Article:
Often it is desirable to lock the electromechanical door lock of this invention prior to the 1 1:00 pm. time for operation of the timer 136. However, at this time switch contact 138 is closed. So moving the lock bolt 28 to the locked position energizes solenoid 52. Upon pushing push button switch 134 to the closed condition, electrical power flows through input 140, down contact 138, closed switch 134 and line 132 to relay 1241. This energizes relay 12A pulling up contacts 120 and 122 to the down position and opens the circuit supplying power through line to the transformer 108. Also down contact 122 closes a circuit through line 128 and line 130 that holds relay 124 energized and holds contacts and 122 in the down position after releasing push button switch 134. Thus the solenoid circuit to solenoid 52 is opened even though the timer contact 138 is closed. Springs 70 and 72 then pull the latch 60 into slot 62 and the lock bolt 28 is held in the locked condition. At 1 1:00 pm, the timer 136 opens contact 138. This opens the line potential to relay 124 through down contact 122 that deenergizes relay 124. Contacts 120 and 122 are then biased upwardly to the closed position. However since contact 138 is opened, solenoid 52 remains deenergized. At 7:00 a.m. the next morning, timer 136 turns on the lights in the business establishment and simultaneously closes contact 138. This energizes relay 52 and as previously described pulls the latch plate 60 upwardly out of slot 62 allowing spring 27 to bias the lock bolt 28 to the unlocked position.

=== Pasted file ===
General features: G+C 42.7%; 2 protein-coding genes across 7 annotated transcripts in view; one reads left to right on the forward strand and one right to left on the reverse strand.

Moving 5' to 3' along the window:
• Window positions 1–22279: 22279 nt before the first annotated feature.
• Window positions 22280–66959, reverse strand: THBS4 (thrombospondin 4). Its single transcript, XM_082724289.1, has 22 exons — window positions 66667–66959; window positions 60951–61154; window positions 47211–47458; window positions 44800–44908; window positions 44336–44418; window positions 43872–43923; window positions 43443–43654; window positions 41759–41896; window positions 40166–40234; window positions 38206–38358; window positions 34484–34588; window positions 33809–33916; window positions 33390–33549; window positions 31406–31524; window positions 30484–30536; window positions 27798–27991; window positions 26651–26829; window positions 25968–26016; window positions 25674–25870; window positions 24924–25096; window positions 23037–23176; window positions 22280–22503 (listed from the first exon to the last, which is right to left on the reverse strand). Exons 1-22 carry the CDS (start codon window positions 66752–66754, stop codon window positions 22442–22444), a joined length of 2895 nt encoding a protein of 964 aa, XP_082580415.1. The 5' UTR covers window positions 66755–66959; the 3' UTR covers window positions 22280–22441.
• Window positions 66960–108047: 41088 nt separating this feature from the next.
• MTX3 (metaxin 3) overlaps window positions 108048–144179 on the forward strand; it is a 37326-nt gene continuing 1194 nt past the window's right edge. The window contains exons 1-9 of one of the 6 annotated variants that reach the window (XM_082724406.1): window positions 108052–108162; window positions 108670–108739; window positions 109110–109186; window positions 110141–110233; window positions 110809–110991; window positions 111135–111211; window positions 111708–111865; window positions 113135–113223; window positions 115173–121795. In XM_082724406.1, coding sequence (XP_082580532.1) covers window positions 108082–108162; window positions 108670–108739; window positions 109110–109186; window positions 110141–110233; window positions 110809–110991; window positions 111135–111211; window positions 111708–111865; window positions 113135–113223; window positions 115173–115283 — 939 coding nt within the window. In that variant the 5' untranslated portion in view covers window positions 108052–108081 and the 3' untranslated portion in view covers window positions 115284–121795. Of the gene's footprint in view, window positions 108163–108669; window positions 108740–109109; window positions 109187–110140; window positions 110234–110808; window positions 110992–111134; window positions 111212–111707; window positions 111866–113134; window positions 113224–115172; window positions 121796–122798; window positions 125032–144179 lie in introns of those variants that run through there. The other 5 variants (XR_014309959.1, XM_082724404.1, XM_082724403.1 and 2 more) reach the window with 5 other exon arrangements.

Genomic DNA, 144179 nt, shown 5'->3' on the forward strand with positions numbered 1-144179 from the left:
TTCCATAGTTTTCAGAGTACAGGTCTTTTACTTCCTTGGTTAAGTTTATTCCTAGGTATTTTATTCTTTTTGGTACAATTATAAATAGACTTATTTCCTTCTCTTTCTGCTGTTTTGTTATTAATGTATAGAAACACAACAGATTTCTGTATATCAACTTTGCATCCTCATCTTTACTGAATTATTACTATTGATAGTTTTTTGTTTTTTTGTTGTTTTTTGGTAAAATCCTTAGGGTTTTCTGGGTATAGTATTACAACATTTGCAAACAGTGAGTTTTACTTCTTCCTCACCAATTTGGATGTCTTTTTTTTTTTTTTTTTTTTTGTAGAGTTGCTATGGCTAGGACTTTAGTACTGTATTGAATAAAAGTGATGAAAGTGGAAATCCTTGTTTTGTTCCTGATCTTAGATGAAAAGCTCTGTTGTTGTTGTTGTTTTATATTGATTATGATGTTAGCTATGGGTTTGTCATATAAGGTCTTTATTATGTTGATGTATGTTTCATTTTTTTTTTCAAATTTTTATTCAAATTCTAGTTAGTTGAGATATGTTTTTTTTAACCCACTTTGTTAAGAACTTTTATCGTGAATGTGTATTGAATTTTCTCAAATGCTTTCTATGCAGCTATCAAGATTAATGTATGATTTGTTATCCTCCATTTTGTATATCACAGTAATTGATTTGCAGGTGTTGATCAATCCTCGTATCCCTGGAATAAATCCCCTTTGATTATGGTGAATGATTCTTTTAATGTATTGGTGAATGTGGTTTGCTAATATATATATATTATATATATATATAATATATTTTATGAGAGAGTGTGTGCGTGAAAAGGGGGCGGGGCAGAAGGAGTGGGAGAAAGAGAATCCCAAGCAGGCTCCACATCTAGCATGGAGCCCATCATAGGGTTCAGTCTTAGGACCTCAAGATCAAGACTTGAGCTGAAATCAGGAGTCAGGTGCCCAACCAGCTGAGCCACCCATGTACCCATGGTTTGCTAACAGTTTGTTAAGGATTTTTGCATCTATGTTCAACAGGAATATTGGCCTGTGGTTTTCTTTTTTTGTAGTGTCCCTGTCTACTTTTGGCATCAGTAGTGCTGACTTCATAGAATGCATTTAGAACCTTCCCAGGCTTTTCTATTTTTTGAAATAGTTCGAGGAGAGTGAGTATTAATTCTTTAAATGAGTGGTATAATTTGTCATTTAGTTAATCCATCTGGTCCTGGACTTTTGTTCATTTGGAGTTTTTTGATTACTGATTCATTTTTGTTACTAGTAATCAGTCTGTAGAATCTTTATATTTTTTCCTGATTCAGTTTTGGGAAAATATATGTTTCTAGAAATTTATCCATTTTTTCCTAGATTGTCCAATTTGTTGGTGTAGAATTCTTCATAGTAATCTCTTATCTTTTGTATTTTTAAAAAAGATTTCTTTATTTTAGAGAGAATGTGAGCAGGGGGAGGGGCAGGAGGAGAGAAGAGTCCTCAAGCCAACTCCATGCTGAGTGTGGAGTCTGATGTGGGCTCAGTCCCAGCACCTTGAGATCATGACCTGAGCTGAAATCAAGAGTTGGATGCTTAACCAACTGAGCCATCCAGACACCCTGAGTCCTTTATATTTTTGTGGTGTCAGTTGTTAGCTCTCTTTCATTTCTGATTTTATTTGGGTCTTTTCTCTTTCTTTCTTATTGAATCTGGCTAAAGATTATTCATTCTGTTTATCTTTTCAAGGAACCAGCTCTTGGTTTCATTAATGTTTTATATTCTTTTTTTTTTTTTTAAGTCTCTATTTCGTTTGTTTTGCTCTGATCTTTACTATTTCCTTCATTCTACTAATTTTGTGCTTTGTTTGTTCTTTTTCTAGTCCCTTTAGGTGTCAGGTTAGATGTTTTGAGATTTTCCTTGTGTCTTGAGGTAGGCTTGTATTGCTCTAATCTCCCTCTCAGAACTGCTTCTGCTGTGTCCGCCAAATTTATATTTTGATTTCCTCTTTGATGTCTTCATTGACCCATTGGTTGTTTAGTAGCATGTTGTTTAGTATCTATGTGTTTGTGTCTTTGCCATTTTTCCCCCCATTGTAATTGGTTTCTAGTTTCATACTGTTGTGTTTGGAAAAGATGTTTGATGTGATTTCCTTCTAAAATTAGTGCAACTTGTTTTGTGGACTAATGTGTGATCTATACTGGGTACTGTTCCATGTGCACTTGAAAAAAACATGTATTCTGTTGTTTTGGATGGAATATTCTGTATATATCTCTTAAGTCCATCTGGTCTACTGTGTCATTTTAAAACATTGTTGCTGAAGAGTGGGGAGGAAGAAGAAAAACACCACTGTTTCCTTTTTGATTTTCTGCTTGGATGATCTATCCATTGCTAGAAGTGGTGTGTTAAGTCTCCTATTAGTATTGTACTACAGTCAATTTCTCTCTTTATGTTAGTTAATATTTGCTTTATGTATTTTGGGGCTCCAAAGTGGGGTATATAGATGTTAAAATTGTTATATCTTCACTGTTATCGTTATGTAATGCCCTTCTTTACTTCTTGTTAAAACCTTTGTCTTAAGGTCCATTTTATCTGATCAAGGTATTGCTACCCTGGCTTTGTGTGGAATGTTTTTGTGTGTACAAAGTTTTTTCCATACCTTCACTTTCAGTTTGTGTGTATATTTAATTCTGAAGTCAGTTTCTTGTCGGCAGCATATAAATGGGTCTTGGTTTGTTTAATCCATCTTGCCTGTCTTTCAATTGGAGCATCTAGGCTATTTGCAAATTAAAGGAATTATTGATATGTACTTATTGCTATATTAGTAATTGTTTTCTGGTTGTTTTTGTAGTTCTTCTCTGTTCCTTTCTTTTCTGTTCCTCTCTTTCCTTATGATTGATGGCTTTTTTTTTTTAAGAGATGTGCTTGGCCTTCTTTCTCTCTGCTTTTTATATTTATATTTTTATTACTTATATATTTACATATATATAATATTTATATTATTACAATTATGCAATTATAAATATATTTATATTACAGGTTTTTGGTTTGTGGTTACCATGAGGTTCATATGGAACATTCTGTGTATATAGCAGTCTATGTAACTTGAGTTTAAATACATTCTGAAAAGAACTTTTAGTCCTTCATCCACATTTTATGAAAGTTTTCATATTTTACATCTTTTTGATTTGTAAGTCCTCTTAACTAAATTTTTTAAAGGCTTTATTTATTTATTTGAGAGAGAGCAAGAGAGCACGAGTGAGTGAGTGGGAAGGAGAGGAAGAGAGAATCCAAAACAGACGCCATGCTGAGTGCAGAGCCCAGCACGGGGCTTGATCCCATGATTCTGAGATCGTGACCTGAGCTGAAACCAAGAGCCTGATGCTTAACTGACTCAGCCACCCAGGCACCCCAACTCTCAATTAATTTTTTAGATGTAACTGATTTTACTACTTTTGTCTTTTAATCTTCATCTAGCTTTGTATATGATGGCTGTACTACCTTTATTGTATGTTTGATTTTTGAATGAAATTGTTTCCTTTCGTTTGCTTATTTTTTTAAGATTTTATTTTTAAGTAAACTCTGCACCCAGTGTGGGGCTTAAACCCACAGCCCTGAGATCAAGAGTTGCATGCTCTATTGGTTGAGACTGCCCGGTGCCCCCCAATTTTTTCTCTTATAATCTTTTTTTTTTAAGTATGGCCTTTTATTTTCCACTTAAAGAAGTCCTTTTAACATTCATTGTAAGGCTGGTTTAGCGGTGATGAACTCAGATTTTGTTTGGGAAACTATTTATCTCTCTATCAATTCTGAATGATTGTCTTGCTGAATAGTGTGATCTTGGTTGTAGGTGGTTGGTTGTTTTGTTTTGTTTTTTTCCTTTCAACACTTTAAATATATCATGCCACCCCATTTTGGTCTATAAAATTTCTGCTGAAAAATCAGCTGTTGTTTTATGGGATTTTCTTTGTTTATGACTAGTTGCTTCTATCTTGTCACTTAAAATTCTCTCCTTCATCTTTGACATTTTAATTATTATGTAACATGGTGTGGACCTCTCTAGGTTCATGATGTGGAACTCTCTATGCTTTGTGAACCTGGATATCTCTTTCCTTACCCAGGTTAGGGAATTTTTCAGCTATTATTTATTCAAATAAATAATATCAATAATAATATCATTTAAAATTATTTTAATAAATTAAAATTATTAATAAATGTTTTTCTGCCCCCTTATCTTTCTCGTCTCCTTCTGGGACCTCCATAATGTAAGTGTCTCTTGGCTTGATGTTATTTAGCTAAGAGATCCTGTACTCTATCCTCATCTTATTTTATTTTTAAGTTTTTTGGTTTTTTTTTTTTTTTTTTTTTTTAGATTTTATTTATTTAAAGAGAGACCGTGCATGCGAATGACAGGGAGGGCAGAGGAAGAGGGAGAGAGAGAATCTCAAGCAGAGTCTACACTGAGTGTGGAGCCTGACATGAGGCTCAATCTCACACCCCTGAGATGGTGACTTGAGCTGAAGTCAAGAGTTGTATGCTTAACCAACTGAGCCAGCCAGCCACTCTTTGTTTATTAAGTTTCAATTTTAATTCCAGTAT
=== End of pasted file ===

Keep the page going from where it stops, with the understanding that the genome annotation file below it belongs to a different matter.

Sometimes it is desirable to open the electromechanical door lock from outside the business establishment before 7:00 a.m. during which time contact 138 is open. ln these situations, the key lock 84 is opened and removed from opening 92. A tool is then inserted through the opening to contact the lower edge of the latch plate 60, wherein the latch plate 60 is move vertically and out of slot 62. The lock bolt 28 is then biased to the open position. Still further it may be advantageous at certain times to lock the latch bolt 28 from outside the business establishment. In these instances, a tool, such as a screwdriver or the like, is projected through openings 82 and 96 and into slot 30 and the bolt 28 is moved to the locked position.

Thus it may be seen that the electromechanical door lock system of this invention is flexible in its operation and control, and yet is simplified in its structure and operation and may be operated either electrically by a timer or mechanically. The system utilizes an existing timer that is normally present in business establishments, although a separate timer can be provided if desired.